President Obama eulogized his personal hero Nelson Mandela Tuesday as “the last great liberator of the 20th century” whose struggle for equality isn’t finished in the United States, South Africa and around the world.
“We know that like South Africa, the United States had to overcome centuries of racial subjugation,” Mr. Obama told tens of thousands of mourners in a rainy soccer stadium in Johannesburg. “Michelle and I are the beneficiaries of that struggle. But in America and South Africa, and countries around the globe, we cannot allow our progress to cloud the fact that our work is not done.”
Mr. Obama compared Mandela, the anti-apartheid icon who died Thursday at age 95, to Gandhi, Dr. Martin Luther King, Abraham Lincoln and America’s Founding Fathers.
“Emerging from prison, without force of arms, he would — like Lincoln — hold his country together when it threatened to break apart,” Mr. Obama said. “Like America’s founding fathers, he would erect a constitutional order to preserve freedom for future generations — a commitment to democracy and rule of law ratified not only by his election, but by his willingness to step down from power.”
World leaders from about 90 nations attended the memorial service. With the ceremony starting an hour late in a heavy downpour, many of the uncovered seating areas remained empty in the 95,000-seat soccer stadium.
The crowd included former U.S. Presidents George W. Bush, Bill Clinton and Jimmy Carter, and former Secretary of State Hillary Rodham Clinton.
The Obamas received cheers from the crowd when they were shown taking their seats in the stadium.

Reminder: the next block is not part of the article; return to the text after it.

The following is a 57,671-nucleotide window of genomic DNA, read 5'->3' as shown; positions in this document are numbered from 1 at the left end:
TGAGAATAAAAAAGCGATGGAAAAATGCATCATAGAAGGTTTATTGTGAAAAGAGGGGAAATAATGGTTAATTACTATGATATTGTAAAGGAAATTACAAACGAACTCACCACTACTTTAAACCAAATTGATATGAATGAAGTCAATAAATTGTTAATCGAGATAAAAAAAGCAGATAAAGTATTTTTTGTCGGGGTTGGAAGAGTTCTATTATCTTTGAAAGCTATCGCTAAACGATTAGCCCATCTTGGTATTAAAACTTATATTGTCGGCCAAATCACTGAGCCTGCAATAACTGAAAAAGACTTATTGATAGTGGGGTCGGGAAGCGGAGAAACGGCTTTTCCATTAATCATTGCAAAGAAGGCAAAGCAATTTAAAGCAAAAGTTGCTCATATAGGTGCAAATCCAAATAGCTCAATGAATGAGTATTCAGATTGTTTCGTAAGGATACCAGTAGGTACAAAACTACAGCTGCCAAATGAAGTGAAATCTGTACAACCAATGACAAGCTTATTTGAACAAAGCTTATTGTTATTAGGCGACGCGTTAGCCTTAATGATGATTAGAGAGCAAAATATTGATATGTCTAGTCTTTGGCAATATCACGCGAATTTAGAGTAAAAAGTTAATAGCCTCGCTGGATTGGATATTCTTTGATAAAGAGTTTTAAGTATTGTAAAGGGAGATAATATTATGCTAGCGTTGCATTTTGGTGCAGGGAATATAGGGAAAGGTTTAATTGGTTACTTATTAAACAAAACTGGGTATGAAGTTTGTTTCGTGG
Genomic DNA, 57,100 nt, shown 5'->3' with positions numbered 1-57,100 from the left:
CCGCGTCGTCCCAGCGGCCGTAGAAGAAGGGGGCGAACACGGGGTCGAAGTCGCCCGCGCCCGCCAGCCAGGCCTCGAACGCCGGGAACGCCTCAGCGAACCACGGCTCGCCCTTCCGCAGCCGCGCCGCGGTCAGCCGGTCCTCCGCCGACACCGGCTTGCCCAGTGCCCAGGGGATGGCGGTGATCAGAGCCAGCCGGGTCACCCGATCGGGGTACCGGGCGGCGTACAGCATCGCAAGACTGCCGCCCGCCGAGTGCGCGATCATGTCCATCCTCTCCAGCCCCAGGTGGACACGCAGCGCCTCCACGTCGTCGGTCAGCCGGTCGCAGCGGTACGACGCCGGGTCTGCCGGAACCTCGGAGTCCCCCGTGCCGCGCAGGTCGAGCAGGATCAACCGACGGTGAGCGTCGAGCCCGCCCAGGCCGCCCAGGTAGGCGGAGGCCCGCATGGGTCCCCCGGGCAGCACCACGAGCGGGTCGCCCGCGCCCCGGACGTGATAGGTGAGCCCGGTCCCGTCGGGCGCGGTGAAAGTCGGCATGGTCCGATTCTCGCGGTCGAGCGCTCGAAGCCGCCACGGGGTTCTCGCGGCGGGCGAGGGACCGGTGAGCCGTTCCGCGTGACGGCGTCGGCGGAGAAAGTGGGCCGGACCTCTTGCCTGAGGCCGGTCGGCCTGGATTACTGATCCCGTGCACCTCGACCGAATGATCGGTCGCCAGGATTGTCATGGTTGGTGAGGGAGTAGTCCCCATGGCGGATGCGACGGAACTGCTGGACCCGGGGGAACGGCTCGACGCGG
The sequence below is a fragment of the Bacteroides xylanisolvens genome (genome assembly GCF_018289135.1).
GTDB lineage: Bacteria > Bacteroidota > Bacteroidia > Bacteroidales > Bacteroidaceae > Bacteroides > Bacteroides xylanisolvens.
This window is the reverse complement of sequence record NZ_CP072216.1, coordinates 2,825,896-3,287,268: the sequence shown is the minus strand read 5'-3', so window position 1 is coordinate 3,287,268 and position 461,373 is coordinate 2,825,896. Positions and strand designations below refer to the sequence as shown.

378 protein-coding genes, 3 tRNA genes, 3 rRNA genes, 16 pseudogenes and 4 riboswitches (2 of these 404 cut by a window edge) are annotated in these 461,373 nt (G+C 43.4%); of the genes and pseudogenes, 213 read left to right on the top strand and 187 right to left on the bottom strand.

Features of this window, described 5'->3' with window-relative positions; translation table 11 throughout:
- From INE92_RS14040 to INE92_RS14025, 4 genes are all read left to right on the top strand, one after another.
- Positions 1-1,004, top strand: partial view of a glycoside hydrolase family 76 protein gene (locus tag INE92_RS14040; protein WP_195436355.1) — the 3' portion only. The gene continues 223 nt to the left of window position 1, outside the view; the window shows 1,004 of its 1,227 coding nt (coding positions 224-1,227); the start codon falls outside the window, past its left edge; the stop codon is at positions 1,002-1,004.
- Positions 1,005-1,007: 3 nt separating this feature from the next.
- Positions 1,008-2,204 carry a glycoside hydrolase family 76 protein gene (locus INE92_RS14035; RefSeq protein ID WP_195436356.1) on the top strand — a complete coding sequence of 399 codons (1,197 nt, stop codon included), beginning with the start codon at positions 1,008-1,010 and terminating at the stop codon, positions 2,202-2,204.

In his speech, Mr. Obama said Mandela’s work to fight poverty and injustice still needs to be carried forward by today’s world leaders.
“Around the world today, we still see children suffering from hunger, and disease; we still see rundown schools, we still see young people with few prospects for the future,” Mr. Obama said. “Around the world today, men and women are still imprisoned for their political beliefs; and are still persecuted for what they look like, or how they worship, or who they love.”
The president often used the South African name “Madiba” when referring to Mandela.
“There are too people who happily embrace Madiba’s legacy of racial reconciliation, but passionately resist even modest reforms that would challenge chronic poverty and growing inequality,” Mr. Obama said. “There are too many leaders who claim solidarity with Madiba’s struggle for freedom, but do not tolerate dissent from their own people.”
He added, “While I will always fall short of Madiba’s example, he makes me want to be better. He speaks to what is best inside us.”
Many people in the stadium carried South African flags, or wore the green, yellow and black colors of the African National Congress.
Mandela’s ex-wife, Winnie Mandela, received a loud ovation as the oversize screens showed her entry into the stadium. Horns known as vuvuzelas, familiar to World Cup soccer fans, could be heard blaring from time to time.
Imprisoned for 27 years, Nelson Mandela led the movement that ended legal segregation in 1994 and became South Africa’s first black president.